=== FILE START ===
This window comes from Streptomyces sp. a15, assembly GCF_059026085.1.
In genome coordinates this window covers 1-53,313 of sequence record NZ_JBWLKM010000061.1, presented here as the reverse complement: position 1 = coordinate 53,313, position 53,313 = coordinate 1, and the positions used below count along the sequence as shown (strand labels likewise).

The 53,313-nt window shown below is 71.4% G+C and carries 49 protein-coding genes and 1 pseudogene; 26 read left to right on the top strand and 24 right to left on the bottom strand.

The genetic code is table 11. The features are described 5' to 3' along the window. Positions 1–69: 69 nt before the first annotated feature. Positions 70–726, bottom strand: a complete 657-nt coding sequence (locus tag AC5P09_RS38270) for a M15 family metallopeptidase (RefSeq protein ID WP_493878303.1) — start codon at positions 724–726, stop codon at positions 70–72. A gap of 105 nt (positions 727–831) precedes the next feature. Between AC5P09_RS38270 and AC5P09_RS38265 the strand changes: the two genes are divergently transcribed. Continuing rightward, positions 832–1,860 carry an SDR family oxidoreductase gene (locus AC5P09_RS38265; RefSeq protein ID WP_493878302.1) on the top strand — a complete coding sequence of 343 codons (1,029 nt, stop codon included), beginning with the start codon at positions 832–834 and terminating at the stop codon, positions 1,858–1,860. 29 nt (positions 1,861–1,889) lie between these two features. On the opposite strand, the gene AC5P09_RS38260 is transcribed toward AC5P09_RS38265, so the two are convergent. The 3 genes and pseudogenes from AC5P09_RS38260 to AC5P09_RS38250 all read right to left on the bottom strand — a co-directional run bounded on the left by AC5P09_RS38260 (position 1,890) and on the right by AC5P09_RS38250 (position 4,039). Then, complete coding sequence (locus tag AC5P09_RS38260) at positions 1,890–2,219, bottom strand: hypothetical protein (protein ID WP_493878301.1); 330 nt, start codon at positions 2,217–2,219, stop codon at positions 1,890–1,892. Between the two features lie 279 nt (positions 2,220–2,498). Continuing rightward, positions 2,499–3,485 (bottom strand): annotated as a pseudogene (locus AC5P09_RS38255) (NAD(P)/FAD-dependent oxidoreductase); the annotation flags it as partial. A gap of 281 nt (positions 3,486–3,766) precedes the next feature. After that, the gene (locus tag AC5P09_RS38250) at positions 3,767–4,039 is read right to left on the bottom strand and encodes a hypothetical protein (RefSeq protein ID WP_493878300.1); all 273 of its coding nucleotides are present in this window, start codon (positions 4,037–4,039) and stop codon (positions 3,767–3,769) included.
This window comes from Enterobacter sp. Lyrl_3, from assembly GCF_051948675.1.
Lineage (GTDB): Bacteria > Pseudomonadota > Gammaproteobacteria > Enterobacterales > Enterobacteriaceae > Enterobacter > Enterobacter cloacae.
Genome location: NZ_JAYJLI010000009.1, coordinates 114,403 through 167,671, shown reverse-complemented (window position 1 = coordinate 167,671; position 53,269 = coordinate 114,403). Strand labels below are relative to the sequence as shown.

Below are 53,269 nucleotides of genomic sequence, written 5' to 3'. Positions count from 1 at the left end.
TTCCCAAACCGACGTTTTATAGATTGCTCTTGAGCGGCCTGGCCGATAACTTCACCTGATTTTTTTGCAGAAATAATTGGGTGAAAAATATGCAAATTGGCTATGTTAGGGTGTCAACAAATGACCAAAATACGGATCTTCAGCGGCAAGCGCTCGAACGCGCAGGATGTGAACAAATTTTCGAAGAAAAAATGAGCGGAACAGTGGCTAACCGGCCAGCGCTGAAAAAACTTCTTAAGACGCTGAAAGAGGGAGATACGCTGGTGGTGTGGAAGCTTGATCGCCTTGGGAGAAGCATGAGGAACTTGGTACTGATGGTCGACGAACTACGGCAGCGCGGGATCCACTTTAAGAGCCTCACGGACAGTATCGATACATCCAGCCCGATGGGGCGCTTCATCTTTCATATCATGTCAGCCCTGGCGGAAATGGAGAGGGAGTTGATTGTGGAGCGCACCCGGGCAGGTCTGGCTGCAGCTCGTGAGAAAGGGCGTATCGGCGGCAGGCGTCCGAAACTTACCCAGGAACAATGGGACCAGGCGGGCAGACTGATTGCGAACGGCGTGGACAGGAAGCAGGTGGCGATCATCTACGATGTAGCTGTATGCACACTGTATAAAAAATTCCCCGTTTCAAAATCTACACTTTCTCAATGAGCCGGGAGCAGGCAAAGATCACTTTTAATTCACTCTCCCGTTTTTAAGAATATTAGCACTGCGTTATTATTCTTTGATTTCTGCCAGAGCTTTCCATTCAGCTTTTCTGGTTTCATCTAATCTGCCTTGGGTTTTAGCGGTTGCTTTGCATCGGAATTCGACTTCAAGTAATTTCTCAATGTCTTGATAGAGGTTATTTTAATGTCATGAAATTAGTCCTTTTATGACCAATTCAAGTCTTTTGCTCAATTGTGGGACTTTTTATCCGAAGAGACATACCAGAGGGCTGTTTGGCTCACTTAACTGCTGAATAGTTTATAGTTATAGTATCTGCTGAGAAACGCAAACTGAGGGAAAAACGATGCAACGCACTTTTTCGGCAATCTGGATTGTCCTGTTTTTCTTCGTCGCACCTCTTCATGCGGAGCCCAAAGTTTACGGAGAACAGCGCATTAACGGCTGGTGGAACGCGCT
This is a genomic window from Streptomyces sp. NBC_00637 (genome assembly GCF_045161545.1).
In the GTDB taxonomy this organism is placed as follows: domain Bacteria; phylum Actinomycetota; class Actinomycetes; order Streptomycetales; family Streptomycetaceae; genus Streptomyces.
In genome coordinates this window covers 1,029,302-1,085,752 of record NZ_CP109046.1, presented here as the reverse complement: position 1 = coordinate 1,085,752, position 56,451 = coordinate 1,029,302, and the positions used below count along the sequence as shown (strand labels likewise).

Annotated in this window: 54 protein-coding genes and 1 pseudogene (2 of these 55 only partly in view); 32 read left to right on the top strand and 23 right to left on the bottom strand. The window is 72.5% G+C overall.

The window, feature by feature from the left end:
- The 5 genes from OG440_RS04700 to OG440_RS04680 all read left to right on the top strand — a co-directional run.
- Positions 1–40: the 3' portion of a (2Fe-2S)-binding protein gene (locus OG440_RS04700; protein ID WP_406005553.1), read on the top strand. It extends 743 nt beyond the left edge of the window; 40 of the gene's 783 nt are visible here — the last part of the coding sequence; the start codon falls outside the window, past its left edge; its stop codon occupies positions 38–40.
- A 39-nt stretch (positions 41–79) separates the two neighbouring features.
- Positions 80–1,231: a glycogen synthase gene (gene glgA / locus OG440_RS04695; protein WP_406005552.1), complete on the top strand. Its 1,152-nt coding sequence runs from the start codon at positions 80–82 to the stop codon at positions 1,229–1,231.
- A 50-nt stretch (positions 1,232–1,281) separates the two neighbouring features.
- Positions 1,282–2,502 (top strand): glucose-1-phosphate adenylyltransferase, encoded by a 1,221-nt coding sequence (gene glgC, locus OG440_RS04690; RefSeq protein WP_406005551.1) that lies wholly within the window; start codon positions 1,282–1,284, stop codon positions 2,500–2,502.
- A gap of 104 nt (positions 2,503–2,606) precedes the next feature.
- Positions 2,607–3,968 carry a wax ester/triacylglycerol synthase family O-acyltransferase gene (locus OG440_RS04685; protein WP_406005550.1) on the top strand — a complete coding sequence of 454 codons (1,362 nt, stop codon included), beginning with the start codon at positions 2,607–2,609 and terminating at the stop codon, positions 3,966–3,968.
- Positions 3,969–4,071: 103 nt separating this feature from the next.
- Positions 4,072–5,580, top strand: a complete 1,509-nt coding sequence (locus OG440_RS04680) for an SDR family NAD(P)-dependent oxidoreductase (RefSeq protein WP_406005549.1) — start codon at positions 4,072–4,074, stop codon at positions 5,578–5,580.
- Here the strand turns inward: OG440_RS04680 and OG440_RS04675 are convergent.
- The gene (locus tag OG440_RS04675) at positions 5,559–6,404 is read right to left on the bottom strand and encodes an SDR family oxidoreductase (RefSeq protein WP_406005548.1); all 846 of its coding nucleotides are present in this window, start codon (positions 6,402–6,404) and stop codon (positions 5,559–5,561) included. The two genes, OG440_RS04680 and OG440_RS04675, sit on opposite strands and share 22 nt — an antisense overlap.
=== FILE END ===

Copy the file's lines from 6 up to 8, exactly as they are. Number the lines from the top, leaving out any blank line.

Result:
Lineage (GTDB): Bacteria > Pseudomonadota > Gammaproteobacteria > Enterobacterales > Enterobacteriaceae > Enterobacter > Enterobacter cloacae.
Genome location: NZ_JAYJLI010000009.1, coordinates 114,403 through 167,671, shown reverse-complemented (window position 1 = coordinate 167,671; position 53,269 = coordinate 114,403). Strand labels below are relative to the sequence as shown.

Below are 53,269 nucleotides of genomic sequence, written 5' to 3'. Positions count from 1 at the left end.